The proposed instrumentation for rapid sorting and staining of cellular samples will provide a convenient tool in a number of cellular analyses and manipulations including diagnoses (e.g., for isolation of circulating tumor cells or circulating feal cells) and therapies (e.g., hematopoietic stem cells transplantation, stem cell based regenerative medicine) based on rare cell isolation from blood or other tissues. While this proposal focuses on simple cell sorting and staining protocols and analysis of cells by multicolor flow cytometry, this versatile, modular system will allow the efficient collection and efficient preparation of cellular samples for a wide variety of clinically relevant analyses such as genotyping/phenotyping assays (e.g., tumor genotyping), drug or chemosensitivity assays, drug reactivity profiles, mutational analyses and high-throughput gene sequencing. The proposed instrumentation will thus have potential impact across a wide cross section of medical applications and general relevance to the improvement of public health.

Public Health Relevance

This project aims to develop a next generation instrument for cell sorting and cell sample preparation (e.g., multimarker staining) to address the rapidly increasing need for methods to isolate and analyze rare cells in complex mixtures for a variety of clinical and biomedical research applications. This instrument will be a standalone, automated, front end processor for complex samples containing low concentrations of target cells that will be rapidly isolated and stained prior to downstream analysis, for example by flow cytometry. This instrumentation will be distinguished from all other cell manipulation systems through its innovative use of biospecific negative acoustic contrast particles (NACPs, which have been developed in the PI's laboratory) for capture and manipulation of specific cells in the mixture. The cell-sample processing system will use interchangeable, chip-based modules containing fluidic channels that support acoustic (ultrasonic) standing waves for discriminative manipulation of NACP labeled cells and unlabeled cells within laminar streamlines. NACP-bound target cells will rapidly migrate via acoustophoresis to the antinodes of the acoustic standing wave (where the acoustic pressure changes most), whereas unlabeled cells (which exhibit positive acoustic contrast) will quickly transport to the node in the acoustic standing wave (where the pressure acoustic pressure changes least). The central hypothesis of this work is that exploitation of the discriminating and opposite forces on labeled and unlabeled cells, which is a unique feature of the proposed approach, will allow greater efficiency and versatility in continuous cell isolation and sorting thn existing methods, such as magnetically activated cell sorting. The final prototype integrated system developed will incorporate three interchangeable, chip-based modules: one that allows rare cell isolation using acoustophoresis (positive selection) and multimarker staining, one that allows both rare cell isolation and debulking by acoustophoresis (negative selection) in continuous flows, and one that allows both debulking and rare cell isolation by a serial combination of acoustophoresis and acoustically-enhanced magnetophoresis in continuous flows in a single chip. The outcome of this exploratory research will be a prototype of a revolutionary yet affordable instrumentation system for comprehensive rapid cell isolation and multimarker staining for downstream quantitative fluorimetric analysis to determine cellular phenotype. While this instrument will be validated using flow cytometry as a convenient, widely available, downstream quantitative cellular analysis tool to determine cell phenotype, the new instrument will be useful for the processing of a wide range of cell types in a wide range of clinically relevant analyses including genotyping, drug and chemosensitivity assays, drug reactivity profiles, mutational analyses and high throughput gene sequencing, as well as the isolation of rare cells (e.g., stem cells) for therapeutic applications.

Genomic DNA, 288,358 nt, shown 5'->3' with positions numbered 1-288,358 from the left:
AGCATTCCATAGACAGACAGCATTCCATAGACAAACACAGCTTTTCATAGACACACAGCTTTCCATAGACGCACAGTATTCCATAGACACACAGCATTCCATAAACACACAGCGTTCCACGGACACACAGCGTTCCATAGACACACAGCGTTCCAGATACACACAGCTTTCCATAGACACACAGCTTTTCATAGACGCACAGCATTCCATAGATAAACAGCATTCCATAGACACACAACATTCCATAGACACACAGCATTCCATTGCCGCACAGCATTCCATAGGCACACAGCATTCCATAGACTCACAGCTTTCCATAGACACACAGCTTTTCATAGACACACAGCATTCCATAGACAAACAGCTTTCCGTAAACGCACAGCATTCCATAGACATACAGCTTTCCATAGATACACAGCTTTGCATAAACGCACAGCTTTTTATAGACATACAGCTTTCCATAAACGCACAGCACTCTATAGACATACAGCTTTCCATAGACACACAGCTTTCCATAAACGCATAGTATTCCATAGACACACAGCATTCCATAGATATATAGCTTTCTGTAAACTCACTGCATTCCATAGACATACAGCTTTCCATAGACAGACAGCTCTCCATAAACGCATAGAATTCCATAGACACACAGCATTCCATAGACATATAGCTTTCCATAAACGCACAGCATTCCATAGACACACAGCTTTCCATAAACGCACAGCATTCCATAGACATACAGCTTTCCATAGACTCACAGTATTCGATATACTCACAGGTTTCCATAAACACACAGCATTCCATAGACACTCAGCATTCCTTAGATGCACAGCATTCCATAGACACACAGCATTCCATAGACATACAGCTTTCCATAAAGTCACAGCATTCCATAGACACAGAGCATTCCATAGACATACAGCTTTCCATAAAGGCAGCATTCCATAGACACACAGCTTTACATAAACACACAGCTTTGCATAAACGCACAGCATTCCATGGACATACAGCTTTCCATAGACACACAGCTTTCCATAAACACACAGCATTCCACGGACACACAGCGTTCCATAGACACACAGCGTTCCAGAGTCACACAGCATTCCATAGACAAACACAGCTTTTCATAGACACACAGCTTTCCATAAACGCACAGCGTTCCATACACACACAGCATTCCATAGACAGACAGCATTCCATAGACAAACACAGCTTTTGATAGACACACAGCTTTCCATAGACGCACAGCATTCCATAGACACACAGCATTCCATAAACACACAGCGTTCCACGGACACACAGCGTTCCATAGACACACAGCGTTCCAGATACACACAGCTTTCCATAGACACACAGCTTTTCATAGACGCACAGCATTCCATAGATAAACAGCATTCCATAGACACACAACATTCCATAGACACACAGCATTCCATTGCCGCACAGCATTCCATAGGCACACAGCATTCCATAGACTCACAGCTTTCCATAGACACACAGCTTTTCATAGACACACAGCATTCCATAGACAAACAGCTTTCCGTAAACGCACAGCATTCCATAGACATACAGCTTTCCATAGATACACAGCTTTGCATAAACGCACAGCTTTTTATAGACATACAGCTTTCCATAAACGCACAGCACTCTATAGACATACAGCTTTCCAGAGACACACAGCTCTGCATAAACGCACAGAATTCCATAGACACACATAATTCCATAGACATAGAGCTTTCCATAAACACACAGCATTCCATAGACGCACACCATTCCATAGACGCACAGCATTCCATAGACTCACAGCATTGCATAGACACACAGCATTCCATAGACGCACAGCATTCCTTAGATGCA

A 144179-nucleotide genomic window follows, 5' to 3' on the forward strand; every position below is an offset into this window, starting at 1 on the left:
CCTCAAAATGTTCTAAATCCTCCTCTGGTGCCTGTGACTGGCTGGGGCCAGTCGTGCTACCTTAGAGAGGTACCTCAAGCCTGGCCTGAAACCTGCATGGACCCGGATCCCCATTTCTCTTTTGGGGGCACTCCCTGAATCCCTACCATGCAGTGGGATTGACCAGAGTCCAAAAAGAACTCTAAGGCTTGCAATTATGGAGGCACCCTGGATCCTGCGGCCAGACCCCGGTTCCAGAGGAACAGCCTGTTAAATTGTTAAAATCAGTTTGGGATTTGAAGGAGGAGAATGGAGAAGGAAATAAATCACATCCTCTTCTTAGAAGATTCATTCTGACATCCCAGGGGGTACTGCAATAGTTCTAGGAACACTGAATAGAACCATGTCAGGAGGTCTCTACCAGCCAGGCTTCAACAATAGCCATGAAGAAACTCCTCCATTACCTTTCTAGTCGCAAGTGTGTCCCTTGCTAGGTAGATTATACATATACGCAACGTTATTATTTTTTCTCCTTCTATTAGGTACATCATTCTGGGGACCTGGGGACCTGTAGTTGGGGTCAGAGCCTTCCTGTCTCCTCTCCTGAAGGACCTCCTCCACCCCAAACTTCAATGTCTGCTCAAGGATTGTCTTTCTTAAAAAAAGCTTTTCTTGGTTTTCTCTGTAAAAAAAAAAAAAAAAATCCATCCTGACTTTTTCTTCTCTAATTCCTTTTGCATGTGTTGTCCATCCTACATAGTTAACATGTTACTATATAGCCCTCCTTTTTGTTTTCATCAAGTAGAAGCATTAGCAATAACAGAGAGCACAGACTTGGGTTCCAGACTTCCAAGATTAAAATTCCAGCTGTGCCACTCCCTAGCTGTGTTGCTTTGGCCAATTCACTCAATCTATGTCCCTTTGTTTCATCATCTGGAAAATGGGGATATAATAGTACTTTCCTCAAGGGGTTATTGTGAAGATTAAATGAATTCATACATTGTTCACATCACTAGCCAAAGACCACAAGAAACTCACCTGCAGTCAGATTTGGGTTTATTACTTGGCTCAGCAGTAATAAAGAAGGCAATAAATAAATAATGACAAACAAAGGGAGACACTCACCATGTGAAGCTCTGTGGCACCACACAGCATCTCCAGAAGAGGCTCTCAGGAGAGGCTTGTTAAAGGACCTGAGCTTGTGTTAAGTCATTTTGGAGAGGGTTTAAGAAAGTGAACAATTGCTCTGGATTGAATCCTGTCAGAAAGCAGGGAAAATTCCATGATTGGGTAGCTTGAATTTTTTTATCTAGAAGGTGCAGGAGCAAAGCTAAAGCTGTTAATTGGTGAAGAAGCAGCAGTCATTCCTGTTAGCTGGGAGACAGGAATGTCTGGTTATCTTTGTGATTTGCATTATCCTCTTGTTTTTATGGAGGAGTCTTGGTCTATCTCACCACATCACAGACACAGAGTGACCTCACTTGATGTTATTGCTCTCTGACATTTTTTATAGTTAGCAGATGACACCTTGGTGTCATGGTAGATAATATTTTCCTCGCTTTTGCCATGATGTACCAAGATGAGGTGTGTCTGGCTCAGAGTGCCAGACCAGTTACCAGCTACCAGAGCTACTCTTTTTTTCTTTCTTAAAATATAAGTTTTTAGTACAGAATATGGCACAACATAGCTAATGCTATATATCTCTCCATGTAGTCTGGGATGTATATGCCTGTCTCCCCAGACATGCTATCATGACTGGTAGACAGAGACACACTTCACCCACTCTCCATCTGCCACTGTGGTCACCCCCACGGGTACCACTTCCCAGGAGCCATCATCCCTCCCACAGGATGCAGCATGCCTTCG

National Institute of Health (NIH)
National Institute of General Medical Sciences (NIGMS)
Exploratory/Developmental Grants (R21)
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Special Emphasis Panel (ZGM1-BBCB-A (BI))
Program Officer
Friedman, Fred K
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Duke University
Biomedical Engineering
Schools of Engineering
United States
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